How to Delete Duplicate entries from STL containers?

16 04 2009


If you want to remove duplicate items, you can go for stl::set. But what to do if you want to delete duplicate data from other containers?

removeduplicate
Picture Courtesy – Squidoo


You can use std::unique() algorithm to remove adjacent duplicate items. So at first, sort your data, then call std::unique(). Now all the duplicate data will be rearranged to end of container. Now delete the unwanted range of duplicate data. Have a look at code snippet below.

#include <vector>
#include <string>
#include <algorithm>

using namespace std;

int main(int argc, char* argv[])
{
    // Election list.
    vector<string> ElectionList;
    ElectionList.push_back( "Sam" );
    ElectionList.push_back( "John" );
    ElectionList.push_back( "Ron" );
    ElectionList.push_back( "Sam" );
    ElectionList.push_back( "John" );

    // Sort the list to make same items be together.
    sort( ElectionList.begin(), ElectionList.end());

    // Rearrange unique items to front.
    vector<string>::iterator Itr = unique(
        ElectionList.begin(),
        ElectionList.end());

    // Delete the duplicate range.
    ElectionList.erase( Itr, ElectionList.end());
}


Take care that std::unique() just removes the adjacent duplicate entries. It wont remove the entire duplicate entries present in the container. That’s why we need to sort the container at first, which will arrange all duplicate entries to adjacent  locations. 😉


Targeted Audience – Beginners.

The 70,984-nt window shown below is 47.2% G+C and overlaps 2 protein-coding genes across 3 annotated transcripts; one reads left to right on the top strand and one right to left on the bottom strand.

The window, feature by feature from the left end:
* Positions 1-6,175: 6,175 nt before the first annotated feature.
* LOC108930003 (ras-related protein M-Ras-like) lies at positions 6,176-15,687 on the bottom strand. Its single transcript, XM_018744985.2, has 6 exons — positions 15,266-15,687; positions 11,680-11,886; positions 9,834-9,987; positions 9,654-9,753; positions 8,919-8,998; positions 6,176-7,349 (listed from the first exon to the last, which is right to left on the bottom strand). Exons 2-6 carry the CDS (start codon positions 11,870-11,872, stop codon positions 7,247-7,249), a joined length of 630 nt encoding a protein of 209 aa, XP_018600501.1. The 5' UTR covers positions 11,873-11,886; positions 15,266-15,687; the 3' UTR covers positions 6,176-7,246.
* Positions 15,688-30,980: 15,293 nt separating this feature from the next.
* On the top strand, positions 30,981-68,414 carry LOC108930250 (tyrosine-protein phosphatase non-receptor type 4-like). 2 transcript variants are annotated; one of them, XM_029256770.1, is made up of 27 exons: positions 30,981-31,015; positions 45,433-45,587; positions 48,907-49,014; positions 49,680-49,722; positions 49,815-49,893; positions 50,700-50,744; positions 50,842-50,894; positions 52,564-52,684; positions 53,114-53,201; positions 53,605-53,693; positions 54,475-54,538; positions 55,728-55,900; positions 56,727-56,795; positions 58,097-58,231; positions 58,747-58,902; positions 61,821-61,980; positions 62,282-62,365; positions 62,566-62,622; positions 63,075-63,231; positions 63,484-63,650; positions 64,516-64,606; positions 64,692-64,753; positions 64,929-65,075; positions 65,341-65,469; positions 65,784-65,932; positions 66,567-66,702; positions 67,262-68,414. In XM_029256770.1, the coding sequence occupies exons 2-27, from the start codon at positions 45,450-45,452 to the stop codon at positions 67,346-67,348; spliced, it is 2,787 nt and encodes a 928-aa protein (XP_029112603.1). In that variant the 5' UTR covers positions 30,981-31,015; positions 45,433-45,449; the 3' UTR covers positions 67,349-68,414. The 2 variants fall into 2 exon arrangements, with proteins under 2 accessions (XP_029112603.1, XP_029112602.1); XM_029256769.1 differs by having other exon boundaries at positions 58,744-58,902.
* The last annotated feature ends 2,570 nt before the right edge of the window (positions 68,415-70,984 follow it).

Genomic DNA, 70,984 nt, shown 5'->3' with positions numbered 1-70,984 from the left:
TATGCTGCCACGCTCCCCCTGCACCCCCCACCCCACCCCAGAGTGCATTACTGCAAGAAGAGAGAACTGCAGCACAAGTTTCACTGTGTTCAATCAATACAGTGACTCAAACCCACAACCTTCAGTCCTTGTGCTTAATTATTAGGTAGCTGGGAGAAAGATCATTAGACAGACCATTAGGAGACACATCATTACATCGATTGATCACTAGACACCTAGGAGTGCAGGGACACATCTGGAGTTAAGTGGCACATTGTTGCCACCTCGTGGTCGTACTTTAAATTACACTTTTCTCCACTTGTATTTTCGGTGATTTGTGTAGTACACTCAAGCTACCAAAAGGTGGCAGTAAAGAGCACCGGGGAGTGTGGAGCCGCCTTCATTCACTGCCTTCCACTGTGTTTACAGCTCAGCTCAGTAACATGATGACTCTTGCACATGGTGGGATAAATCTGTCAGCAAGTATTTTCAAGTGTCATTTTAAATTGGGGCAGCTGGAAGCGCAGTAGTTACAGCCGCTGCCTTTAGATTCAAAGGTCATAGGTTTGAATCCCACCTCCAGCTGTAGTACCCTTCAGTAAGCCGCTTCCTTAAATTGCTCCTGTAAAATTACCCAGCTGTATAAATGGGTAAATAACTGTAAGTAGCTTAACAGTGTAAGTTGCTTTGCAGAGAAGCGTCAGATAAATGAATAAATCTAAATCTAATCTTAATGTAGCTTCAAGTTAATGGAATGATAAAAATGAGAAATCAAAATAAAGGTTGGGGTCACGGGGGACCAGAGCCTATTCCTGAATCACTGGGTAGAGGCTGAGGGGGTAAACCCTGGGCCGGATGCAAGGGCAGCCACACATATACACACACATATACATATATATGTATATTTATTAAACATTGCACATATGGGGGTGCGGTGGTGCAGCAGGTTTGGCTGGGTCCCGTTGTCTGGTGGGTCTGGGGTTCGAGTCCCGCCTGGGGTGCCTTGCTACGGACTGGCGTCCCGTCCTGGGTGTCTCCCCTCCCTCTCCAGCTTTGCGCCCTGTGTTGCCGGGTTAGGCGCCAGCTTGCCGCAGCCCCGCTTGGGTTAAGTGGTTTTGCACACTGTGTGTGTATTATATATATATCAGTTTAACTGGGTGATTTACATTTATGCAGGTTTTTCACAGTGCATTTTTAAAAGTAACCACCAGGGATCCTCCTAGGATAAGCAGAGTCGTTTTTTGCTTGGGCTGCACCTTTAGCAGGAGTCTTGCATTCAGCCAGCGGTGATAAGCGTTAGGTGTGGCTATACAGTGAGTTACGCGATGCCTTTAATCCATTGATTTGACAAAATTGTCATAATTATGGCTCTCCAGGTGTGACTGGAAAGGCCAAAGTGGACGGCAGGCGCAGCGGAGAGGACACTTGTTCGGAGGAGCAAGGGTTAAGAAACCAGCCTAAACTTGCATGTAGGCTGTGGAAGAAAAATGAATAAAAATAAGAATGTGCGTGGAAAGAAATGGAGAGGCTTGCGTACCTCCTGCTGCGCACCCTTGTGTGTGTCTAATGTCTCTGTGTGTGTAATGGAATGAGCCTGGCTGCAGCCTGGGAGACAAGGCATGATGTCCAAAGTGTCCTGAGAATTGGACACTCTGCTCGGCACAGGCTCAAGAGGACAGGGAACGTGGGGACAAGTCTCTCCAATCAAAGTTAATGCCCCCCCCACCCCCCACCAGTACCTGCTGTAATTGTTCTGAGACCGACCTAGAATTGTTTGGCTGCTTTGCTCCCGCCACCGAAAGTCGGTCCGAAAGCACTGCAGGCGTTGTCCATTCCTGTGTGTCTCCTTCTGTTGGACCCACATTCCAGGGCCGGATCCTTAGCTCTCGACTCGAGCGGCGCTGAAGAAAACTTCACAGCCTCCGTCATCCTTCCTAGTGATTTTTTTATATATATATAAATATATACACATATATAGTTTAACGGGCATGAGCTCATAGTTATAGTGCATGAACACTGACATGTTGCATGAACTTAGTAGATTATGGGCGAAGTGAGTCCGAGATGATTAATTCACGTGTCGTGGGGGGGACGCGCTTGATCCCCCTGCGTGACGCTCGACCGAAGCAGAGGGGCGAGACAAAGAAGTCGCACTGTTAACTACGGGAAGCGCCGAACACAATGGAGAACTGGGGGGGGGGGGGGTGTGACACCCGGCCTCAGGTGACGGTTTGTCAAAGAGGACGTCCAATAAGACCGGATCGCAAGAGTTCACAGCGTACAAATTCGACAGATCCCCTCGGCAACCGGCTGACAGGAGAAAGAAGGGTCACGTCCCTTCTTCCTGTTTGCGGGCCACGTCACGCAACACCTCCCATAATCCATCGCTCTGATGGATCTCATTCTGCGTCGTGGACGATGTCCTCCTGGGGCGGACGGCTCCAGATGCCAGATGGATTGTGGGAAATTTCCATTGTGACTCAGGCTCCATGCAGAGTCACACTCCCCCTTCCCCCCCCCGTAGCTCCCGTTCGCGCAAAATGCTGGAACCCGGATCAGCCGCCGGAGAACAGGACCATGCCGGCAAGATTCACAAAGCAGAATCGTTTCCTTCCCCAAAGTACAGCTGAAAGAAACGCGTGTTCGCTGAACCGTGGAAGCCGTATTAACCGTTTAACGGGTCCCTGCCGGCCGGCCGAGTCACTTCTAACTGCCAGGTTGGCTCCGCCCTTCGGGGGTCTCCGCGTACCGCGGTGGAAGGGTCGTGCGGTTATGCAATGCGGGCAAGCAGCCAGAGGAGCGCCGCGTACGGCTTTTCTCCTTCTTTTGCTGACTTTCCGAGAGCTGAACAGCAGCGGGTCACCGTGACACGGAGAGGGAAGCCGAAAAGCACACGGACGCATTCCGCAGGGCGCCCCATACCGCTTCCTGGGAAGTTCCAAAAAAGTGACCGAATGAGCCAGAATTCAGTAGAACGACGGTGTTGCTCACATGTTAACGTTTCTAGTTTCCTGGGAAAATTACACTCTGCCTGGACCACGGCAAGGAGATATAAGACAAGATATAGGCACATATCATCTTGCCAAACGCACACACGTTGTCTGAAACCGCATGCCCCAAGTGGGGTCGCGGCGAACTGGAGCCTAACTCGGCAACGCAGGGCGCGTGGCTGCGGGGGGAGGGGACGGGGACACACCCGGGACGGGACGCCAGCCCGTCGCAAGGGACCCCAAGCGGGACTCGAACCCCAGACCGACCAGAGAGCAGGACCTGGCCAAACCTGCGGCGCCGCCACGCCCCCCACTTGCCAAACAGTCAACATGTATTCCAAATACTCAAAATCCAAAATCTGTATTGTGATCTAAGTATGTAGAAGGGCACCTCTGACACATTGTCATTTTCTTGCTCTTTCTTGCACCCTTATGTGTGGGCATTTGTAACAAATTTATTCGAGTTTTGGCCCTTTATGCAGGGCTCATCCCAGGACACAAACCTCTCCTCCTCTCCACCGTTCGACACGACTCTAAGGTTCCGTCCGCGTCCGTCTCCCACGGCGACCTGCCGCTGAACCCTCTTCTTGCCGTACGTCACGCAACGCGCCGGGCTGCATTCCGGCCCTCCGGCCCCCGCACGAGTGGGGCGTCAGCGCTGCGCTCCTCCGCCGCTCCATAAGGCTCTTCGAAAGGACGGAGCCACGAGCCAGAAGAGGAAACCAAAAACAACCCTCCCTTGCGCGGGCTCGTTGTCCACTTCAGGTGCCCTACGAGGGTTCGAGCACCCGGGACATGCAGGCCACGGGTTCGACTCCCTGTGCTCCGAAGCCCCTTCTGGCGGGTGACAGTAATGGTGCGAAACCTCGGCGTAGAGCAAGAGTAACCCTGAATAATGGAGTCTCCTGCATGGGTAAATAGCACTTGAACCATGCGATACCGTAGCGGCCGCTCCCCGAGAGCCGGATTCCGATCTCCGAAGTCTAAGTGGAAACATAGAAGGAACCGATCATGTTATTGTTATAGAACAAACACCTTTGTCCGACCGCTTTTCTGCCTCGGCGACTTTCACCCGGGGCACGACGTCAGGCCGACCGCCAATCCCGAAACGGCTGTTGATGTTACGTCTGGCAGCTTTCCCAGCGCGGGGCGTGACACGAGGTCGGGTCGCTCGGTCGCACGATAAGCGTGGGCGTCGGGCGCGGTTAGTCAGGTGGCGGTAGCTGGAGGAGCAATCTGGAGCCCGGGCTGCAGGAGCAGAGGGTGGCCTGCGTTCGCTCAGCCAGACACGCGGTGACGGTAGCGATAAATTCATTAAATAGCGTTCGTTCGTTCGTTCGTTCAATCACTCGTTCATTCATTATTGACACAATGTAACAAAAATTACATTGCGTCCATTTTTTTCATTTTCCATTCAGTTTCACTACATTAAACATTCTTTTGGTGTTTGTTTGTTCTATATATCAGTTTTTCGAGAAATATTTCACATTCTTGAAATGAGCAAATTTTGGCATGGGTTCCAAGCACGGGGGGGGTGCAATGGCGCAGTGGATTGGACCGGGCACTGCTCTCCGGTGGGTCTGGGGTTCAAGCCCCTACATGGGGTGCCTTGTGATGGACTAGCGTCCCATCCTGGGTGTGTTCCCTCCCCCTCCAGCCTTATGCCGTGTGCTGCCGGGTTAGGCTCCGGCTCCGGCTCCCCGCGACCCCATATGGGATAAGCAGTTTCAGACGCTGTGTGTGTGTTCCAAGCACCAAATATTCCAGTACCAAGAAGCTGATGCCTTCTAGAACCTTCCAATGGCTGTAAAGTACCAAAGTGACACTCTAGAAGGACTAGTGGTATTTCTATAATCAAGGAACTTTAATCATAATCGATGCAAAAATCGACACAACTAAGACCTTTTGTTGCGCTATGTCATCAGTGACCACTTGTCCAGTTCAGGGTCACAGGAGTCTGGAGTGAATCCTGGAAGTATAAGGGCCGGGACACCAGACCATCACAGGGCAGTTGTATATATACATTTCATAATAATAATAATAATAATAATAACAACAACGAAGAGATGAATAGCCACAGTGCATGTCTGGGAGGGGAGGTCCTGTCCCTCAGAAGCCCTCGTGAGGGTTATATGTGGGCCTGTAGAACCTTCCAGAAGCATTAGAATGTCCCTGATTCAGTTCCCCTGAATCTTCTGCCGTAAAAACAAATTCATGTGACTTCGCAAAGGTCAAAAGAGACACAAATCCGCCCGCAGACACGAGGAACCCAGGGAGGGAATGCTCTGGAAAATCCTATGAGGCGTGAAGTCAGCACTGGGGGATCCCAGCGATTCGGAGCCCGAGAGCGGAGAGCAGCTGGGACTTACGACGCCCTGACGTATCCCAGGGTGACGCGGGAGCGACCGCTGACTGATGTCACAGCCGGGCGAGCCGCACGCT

Advertisements




How to sort an array by using STL?

10 08 2008

Today I’ll tell a story… Its interesting!

Once upon a time, there lived a C++ Padawan. One day, he want to sort an array. He knows that STL have std::sort() function. But he want to sort an array, not an STL container. What a fool he is? Native array’s don’t have iterators. So how could he call the std::sort() function? Well, he is clever – he created a vector, copied his array to vector, then he called the sort() function. After sorting, he copied the data back to array.

The End!

But now he is ashamed of what he did. Because now he realize that he can use std::sort() directly on native array too! But how?


You can use array pointers direclty in STL algorithms. They act like iterators itself. Have a look at the code snippet.

// Integer array with 10 items.
int Array[10] = { 9,3,2,4,0,6,7,8,1,5 };

// Sort them.
std::sort( Array, Array + 10 );


Well, Can you guess – who was that C++ trainee? It was me. 😉


Targeted Audience – Beginners.